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The Cartan subalgebras of a reductive Lie algebra are abelian.

Are there non-reductive Lie algebras with abelian Cartan subalgebras?

In fact, the elements of a Cartan subalgebra of a reducitive Lie algebra are semisimple, so a weaker question is:

Are there non-reductive Lie algberas with abelian Cartan subalgebras all of whose elements are semisimple?

N.B.: I asked this earlier at math.SE.

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3 Answers 3

The subalgebra of diagonal matrices in the (non-reductive) standard Borel subalgebra ${\mathfrak b}$ of ${\mathfrak gl}_2$ is an abelian Cartan subalgebra of ${\mathfrak b}$, since it is abelian (hence nilpotent) and its own normalizer (directly calculate the bracket of an element $X$ of ${\mathfrak b}$ with a diagonal matrix $A$ to see that the result is diagonal only when $X$ was in fact diagonal or $A$ was in the center).

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Indeed, the subalgebra of diagonal matrices is also a Cartan subalgebra of $gl_n(F)$ for any field $F$ and $n>0$. –  Salvatore Siciliano Feb 18 '12 at 16:27
This method works whenever $\mathfrak b$ is a subalgebra of a reductive Lie algebra $\mathfrak g$ and $\mathfrak b$ contains a Cartan subalgebra $\mathfrak a$ of $\mathfrak g$ (Since $\mathfrak a$ is its own normalizer in $\mathfrak g$, it will be its own normalizer in $\mathfrak b$). –  B R Feb 18 '12 at 16:32
BR: Yes, you are right. –  Salvatore Siciliano Feb 18 '12 at 16:46
Even simpler, an abelian Lie algebra is a Cartan subalgebra of itself. –  anon Feb 18 '12 at 18:52
But an abelian Lie algebra is reductive! –  B R Feb 18 '12 at 18:54

Maybe it should be emphasized that these questions deal with finite dimensional Lie algebras over a field of characteristic 0; in prime characteristic there are further complications. BR has addressed the first question and observed that a subalgebra of a reductive Lie algebra containing a given Borel subalgebra (in other words a parabolic subalgebra) will have the same type of abelian Cartan subalgebras found in the big algebra.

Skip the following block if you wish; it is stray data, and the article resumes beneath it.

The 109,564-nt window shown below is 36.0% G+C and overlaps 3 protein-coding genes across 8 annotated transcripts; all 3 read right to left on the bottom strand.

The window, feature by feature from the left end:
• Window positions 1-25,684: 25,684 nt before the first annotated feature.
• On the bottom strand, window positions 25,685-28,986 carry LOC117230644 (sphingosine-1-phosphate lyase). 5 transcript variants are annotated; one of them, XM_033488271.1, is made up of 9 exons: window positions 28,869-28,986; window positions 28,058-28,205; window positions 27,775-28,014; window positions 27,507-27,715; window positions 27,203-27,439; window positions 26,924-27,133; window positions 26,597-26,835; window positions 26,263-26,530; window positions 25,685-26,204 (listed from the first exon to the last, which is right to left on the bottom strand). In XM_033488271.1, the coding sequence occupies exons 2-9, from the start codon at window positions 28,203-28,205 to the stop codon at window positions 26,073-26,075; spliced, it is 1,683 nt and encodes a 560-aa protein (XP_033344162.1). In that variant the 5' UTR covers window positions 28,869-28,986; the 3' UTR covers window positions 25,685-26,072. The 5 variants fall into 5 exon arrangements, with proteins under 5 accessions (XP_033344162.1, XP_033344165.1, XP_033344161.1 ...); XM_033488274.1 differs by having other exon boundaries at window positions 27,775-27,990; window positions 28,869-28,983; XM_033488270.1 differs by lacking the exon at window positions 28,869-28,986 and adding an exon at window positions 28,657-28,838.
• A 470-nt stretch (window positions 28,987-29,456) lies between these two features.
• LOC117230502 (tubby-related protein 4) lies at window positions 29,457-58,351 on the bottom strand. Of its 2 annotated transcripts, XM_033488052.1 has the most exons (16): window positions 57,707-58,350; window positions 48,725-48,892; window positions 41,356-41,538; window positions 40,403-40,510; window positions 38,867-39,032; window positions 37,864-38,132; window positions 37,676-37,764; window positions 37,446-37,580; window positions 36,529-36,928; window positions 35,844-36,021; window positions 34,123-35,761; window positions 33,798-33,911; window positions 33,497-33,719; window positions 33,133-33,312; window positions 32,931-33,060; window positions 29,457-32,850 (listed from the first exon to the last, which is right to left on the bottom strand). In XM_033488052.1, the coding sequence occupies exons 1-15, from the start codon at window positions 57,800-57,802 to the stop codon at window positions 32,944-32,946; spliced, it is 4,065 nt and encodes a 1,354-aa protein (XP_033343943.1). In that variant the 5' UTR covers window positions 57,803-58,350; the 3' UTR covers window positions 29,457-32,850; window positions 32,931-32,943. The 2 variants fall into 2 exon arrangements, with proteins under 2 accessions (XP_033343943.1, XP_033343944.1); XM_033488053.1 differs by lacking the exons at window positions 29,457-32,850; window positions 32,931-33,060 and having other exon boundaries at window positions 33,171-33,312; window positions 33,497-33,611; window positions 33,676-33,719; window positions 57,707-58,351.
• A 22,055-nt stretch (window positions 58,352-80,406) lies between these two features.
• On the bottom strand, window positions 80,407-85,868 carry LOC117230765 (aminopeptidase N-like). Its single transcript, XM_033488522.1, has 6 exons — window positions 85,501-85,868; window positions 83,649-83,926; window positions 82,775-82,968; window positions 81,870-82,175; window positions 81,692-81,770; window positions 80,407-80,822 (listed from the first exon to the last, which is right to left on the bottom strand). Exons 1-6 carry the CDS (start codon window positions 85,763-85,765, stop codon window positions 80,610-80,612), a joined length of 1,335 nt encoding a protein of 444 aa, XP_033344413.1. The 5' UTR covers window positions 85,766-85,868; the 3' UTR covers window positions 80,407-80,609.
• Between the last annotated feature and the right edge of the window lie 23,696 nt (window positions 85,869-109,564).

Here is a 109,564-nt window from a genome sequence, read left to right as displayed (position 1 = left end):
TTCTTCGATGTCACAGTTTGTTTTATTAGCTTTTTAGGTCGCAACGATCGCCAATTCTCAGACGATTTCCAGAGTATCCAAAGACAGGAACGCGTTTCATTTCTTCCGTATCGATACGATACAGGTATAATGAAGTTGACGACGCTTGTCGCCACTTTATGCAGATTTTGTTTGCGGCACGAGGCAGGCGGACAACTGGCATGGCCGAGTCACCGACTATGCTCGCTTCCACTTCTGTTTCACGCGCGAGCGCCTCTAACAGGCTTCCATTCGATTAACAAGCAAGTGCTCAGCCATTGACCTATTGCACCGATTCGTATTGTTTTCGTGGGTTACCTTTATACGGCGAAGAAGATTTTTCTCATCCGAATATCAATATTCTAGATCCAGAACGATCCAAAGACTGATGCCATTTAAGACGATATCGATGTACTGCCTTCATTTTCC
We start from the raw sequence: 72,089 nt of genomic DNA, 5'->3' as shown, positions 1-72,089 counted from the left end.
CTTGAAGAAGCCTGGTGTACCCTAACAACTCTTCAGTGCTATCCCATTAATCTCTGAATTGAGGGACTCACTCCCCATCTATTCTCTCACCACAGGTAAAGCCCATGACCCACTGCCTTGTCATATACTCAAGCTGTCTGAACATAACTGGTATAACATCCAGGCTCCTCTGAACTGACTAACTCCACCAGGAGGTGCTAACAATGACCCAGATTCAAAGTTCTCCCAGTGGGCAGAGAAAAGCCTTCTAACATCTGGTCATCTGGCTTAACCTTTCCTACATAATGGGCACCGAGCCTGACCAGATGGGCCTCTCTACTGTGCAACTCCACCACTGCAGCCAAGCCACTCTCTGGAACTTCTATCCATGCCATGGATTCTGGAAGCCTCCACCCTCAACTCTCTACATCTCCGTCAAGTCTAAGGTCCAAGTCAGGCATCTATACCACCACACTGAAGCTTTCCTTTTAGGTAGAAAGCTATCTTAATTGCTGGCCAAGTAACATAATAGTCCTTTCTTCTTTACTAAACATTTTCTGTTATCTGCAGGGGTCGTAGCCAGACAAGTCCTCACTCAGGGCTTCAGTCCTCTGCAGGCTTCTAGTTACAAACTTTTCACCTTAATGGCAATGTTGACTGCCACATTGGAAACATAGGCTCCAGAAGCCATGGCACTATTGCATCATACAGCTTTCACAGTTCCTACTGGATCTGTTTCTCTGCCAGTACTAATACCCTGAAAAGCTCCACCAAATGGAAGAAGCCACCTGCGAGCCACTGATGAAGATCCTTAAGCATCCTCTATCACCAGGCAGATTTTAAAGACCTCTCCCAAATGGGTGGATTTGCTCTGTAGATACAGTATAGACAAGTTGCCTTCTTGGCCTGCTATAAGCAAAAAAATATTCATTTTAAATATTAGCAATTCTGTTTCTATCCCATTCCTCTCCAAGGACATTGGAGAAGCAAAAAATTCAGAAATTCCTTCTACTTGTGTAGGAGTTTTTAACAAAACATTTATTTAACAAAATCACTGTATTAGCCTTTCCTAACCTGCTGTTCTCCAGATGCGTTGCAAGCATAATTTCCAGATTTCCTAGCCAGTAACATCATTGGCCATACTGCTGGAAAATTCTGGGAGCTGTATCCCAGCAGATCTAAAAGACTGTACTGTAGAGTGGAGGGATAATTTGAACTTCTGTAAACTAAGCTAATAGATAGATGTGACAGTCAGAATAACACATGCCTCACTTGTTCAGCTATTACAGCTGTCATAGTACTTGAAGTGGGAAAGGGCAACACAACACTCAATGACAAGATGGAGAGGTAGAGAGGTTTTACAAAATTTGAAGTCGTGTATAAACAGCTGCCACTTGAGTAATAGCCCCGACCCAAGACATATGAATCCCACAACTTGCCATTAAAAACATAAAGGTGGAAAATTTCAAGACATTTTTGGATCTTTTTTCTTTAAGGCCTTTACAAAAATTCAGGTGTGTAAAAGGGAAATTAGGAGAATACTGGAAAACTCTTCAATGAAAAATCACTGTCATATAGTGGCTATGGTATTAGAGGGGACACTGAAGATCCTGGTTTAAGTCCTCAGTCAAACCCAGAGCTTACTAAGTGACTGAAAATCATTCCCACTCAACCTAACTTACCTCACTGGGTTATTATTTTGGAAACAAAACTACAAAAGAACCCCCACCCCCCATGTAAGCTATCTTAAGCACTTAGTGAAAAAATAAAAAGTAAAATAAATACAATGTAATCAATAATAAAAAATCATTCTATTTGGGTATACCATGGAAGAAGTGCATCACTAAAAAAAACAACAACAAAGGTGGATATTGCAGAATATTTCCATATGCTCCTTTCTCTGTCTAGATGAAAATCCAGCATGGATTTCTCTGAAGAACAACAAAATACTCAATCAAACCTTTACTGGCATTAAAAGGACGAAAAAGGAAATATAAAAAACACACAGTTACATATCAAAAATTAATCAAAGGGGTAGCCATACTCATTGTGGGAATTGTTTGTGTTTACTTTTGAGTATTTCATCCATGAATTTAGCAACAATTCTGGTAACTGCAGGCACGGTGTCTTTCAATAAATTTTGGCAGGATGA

The follow-up question is more problematic, since the notion of "semisimple" element in a Lie algebra isn't always intrinsically defined. In fact, there is an intrinsic Jordan decomposition precisely when the Lie algebra equals its derived algebra (which for instance excludes nonzero abelian Lie algebras): this is proved by building on the classical theorem for semisimple Lie algebras, in a paper by Cagliero and Szechtman here. (The intrinsic nature of the Jordan decomposition involves good behavior under linear representations. Leaving that aside, parabolic subalgebras of a given semisimple Lie algebra do contain "semisimple" and "nilpotent" elements relative to the big algebra but not relative to their own representations taken in isolation.)

Anyway, I'm not sure right away how much can be said about Cartan subalgebras in a non-reductive Lie algebra which equals its derived algebra. Examples?

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If $H$ is a Cartan subalgebra of a Lie algebra $L$, and $A$ is an associative commutative algebra, then $H \otimes A$ is a Cartan subalgebra of $L \otimes A$. Specializing this to the case $L$ classical simple, we get another positive answer to the first question (but not to the second one). This example can be, probably, varied, by taking subalgebras of $L \otimes A$, or adding "tails" of derivations, etc.

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